Packing list for big brother
January 22, 2013 3:11 PM   Subscribe

If one was moving to a country that engages in surveillance of its citizens as well as foreigners and you wanted to best protect yourself, what would you buy?

I found this site of "bug detectors" but I have no idea if they work or what to buy.

Is there a guide to this online?

Does it matter where one is going?

Helpful facts: I have all the "protect my computer and mobile" stuff taken care of. I'm certain that I will be monitored in public (I have been before). I know that this government engages in camera and audio surveillance of dissidents and some foreigners.
My goal is to know if it is happened to me and then be more cautious. (I will be cautious all the time, but I would increase my levels if I was being actively monitored.)
posted by k8t to Technology (14 answers total) 11 users marked this as a favorite
Where are you moving? Different states use different forms of surveillance.
posted by modernnomad at 3:18 PM on January 22, 2013

A post-Soviet state that is authoritarian.
posted by k8t at 3:20 PM on January 22, 2013

You may wish to anonymize this post, because it's pretty clear which country you will be going to.
posted by KokuRyu at 3:48 PM on January 22, 2013 [3 favorites]

I'm not too concerned about being found here. I have a policy of transparency in my online writing that makes it easier to not have to remember what I wrote where and who knows about it.
posted by k8t at 5:36 PM on January 22, 2013

Also be very careful of the products you purchase to bring into the country.
posted by mattoxic at 5:52 PM on January 22, 2013

I don't think you can know. If you have something to protect, then you need to behave with the assumption that it IS happening. Because they would have to be really bad at their jobs if you can detect the surveillance with stuff you bought off of some paranoia website.
posted by gjc at 5:55 PM on January 22, 2013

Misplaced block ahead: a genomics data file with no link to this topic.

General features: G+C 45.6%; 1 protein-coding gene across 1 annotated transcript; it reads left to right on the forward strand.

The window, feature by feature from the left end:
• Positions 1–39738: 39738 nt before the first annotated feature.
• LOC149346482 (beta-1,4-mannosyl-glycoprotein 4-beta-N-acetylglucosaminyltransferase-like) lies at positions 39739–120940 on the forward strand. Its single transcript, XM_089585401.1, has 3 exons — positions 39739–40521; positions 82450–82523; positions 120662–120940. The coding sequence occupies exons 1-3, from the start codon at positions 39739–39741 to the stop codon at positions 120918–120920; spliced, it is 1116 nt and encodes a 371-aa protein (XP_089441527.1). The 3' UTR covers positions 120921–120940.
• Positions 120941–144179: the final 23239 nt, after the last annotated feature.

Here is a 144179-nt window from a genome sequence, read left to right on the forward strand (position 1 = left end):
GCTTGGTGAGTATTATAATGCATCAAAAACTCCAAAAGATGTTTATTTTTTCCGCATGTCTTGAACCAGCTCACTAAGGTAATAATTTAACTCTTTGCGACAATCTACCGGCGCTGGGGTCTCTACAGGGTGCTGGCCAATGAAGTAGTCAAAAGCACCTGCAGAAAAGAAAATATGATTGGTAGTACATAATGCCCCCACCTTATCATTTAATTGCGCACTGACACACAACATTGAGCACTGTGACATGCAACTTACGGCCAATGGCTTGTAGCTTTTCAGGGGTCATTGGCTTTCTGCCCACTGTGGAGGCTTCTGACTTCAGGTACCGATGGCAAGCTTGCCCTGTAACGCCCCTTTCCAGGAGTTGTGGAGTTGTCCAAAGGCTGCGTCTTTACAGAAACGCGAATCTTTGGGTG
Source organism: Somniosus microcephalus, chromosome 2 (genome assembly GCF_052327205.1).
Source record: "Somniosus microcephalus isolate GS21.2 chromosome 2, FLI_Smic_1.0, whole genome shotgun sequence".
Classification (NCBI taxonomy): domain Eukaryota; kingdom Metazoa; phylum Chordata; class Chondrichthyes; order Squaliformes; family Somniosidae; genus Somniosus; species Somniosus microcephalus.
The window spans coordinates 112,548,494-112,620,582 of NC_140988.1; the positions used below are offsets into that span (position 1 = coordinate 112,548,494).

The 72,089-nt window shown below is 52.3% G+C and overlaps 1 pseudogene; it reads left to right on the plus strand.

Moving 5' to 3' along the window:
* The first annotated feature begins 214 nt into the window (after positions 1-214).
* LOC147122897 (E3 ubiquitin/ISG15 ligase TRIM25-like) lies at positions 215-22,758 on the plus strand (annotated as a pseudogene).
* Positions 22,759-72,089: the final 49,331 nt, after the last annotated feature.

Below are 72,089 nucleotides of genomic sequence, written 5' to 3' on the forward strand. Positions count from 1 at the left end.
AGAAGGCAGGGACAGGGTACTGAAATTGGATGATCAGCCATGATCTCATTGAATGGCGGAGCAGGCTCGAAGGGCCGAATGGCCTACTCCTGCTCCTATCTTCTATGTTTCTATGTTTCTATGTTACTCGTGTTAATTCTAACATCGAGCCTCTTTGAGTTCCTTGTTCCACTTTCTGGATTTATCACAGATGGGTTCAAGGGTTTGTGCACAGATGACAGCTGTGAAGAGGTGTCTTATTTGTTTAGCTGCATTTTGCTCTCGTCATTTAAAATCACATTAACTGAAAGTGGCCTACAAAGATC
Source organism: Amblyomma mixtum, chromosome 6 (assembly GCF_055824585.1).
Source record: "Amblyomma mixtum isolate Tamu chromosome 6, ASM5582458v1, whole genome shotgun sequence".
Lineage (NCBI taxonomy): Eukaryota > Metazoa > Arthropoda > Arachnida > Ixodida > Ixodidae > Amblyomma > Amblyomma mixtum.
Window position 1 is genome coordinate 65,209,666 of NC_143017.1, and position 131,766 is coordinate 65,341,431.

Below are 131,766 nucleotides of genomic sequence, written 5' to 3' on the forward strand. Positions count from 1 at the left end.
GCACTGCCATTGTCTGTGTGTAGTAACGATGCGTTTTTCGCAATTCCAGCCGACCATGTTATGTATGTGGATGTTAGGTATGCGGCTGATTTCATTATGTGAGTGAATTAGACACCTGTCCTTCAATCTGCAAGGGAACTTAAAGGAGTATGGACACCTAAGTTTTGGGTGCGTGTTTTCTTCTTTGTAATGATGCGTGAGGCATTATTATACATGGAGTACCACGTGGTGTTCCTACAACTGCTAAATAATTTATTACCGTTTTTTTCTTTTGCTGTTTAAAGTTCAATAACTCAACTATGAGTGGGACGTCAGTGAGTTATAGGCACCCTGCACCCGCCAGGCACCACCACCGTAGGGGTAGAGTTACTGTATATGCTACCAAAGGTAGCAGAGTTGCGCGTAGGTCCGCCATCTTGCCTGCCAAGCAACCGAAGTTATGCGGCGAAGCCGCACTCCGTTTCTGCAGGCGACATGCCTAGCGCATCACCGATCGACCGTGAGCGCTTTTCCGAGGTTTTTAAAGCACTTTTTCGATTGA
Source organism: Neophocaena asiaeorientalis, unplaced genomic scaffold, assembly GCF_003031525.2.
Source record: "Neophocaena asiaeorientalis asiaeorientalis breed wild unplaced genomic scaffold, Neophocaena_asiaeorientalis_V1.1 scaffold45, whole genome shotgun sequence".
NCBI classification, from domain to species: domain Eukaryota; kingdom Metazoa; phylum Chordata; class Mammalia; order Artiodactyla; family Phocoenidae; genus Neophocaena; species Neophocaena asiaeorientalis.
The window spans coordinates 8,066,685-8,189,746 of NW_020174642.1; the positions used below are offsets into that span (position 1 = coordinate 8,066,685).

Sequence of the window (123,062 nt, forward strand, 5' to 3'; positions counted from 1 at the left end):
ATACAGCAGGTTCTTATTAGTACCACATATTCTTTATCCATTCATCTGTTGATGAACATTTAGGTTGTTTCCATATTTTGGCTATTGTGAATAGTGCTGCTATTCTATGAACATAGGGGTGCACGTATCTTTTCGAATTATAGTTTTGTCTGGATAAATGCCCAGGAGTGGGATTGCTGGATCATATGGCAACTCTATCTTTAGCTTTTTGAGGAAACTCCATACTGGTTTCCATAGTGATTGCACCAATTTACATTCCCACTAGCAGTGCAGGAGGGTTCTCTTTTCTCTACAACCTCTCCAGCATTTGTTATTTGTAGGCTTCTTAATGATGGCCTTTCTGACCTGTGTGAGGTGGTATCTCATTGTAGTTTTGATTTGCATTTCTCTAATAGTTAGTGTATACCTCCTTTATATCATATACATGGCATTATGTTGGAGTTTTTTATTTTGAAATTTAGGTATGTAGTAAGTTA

This is all I could find.
posted by KokuRyu at 6:36 PM on January 22, 2013

kokoryu, wrong country. :-)
posted by k8t at 6:46 PM on January 22, 2013 [1 favorite]

This is a fun exercise! The answer to the question, as posed, is "I'd buy nothing", I'm afraid. I'll take a crack at explaining why.

Okay, so let's consider the possible mechanisms for surveillance. There are closed-loop sensors, sensors that communicate via RF, human surveillance, illicit access to data at rest, and interception of communications in transit.
  • The only realistic way for you to detect closed-loop sensors is by physical inspection, and I wouldn't bet on that being successful (in addition to the fact that, if you find something, they'll know).
  • RF sensors can be easier to detect, depending on their frequency band and the tools at your disposal. You could familiarize yourself with SDR techniques and build a scanning tool, but that is something of a project. Further, once you detect something, it is nontrivial to jam it.
  • Human surveillance is something of a known quantity to you, I suspect. Think guys sitting in cars, right? I have no advice there.
  • Illicit access to data at rest is something you can take measures to protect yourself against that don't require buying anything. Encrypt your data storage media, and be careful with your key handling. Always power down your systems between uses. There are tools you can use to help you detect malicious software in addition to the usual A/V protections. Store removable media in reliable safes. Insert nonce characters (read: always use the backspace key when you enter your passwords)